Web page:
There are three basic ways to buy a car: At a dealer, through a private sale or at an auction. Of those three methods, buying a car at an auction might be the most unique and rewarding experience. There isn’t a lot of haggling and you could score a great ride. Of course, there is no guarantee that you’ll leave a car auction with a car. It might also be that the auction isn’t putting up any cars you would be interested in. Still, it might be worth checking out the next auction in your neck of the woods. Here are some tips to help you score a deal at a car auction:
Most car auctions will generate a catalog. This will let you look over the autos that are available and do some research with regard to vehicle history and prices. You can probably find that catalog online through the auction site. On the day of the auction, you want to get there as early as possible in order to check out the cars that you’ve “targeted.” Check under the hood, look for paint patches and also get into the interior to check for any musty smells that might indicate this car was once flooded.
If you get there early, then you can also run the number of the car that you’re interested in for any past accidents. That could inform your decision about what car to buy.
Bring a Buddy
It helps to have a second pair of eyes on the cars that you’re picking out. That is why you should bring a buddy with you to the auction. They might spot something that you don’t.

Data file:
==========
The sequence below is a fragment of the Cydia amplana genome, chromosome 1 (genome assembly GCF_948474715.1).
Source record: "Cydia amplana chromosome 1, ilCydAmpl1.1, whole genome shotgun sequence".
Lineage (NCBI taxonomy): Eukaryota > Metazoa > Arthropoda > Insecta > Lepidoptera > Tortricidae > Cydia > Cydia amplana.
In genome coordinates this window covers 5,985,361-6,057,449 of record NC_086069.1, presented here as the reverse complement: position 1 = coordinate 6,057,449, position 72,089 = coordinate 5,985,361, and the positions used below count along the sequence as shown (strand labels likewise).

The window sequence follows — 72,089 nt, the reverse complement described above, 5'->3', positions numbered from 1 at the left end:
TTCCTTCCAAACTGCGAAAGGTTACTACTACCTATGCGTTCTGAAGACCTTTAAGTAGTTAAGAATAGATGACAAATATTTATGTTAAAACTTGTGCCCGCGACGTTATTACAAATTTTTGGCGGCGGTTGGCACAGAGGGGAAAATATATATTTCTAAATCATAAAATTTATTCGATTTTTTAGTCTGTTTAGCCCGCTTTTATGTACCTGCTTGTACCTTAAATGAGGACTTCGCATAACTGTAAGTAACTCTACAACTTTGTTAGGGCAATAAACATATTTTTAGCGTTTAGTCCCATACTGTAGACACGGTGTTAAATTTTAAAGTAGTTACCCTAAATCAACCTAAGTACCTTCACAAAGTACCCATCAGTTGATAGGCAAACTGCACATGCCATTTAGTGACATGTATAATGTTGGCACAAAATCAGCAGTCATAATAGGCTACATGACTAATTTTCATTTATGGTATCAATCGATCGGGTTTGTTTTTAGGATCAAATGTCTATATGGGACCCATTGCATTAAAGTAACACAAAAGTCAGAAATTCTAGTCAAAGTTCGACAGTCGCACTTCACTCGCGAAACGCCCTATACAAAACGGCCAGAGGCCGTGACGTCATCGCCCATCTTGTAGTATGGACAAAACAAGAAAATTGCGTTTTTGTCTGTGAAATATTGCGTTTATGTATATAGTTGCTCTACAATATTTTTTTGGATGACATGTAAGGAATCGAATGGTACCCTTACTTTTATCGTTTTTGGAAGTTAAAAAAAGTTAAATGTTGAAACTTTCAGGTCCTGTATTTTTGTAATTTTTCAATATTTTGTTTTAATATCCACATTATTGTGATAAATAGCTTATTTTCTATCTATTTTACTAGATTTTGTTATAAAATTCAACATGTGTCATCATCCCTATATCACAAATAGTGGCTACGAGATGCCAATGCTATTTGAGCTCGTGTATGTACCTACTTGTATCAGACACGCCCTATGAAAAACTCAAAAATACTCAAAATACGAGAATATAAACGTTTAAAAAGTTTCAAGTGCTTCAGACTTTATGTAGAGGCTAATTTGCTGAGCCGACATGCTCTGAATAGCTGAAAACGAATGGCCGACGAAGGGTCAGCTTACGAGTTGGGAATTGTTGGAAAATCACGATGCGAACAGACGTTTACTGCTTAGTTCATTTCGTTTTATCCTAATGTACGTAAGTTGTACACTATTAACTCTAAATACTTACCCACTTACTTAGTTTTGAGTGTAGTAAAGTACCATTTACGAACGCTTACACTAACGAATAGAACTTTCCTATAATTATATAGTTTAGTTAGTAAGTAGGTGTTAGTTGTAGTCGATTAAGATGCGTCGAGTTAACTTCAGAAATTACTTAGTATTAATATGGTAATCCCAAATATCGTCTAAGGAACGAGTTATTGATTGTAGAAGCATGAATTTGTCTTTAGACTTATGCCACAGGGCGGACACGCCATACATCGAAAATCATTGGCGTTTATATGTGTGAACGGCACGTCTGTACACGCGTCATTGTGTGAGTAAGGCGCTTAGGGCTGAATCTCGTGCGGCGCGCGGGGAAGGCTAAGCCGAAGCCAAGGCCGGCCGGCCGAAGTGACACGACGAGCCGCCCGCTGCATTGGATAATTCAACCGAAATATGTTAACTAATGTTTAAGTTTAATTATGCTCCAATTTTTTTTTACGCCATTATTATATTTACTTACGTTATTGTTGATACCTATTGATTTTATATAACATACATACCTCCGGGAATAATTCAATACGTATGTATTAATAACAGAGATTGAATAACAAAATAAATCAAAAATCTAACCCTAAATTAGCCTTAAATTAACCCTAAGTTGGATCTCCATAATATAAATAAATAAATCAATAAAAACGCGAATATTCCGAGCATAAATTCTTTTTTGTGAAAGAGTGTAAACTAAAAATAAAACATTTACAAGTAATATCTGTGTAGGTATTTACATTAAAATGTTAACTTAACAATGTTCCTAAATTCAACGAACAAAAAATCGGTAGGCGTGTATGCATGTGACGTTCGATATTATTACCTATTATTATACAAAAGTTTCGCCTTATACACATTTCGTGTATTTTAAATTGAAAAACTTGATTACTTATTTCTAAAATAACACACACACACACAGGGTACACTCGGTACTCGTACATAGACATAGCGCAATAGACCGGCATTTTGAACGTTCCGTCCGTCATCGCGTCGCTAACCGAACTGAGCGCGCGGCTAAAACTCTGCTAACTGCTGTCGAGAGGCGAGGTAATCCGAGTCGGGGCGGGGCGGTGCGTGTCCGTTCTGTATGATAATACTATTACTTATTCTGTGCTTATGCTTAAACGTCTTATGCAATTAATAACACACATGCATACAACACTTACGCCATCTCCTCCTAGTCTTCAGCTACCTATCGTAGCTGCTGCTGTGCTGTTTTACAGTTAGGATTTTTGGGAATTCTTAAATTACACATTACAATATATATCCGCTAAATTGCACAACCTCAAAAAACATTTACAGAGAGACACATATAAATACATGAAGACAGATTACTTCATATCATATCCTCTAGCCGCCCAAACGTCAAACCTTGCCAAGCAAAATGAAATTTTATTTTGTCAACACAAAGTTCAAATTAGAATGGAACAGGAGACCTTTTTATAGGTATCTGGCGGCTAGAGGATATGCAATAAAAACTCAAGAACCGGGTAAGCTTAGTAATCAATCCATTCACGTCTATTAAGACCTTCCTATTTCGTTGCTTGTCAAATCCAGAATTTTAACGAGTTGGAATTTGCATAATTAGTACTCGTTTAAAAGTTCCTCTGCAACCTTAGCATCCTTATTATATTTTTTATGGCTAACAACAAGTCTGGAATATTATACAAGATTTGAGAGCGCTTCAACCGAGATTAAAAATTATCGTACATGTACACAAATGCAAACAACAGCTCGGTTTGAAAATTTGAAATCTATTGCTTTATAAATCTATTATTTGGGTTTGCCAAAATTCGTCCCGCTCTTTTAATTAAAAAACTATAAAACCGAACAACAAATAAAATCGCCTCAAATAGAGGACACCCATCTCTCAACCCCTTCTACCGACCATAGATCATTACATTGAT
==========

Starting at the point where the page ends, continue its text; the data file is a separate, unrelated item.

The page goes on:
Check for Extra Fees
The winning bid is not the final cost of the car. The auction house needs a “piece of the action.” That will usually come in a fee that is around 8 to 10% of the final price. Some of these auction houses waive the fee if you sign up for a membership. That only works if you plan on buying multiple cars. If you are buying just one time, then you’ll want to factor in the fee for your buying budget.
Be Sure to Register
Most auction houses require you to register in advance. This has a lot to do with payment methods, which you also want to check out. Some auctions are the cash-only business. Others can let you purchase with a credit card. Either way, registering will also provide you with your official bidding number. That will be printed on a card large enough for the auctioneer to read when you hold it up in the air for a bid.
Speaking of the auctioneer, be sure to listen to what they have to say about the auto before that start taking bids. They will have information in a summary that might not be available in a catalog.
Finally, be sure you make plans for taking your car home. This is another reason to come with a buddy. If you win the auction, then you will probably have 24 hours to remove the car from the lot. There is no reason why you can’t drive it off that day.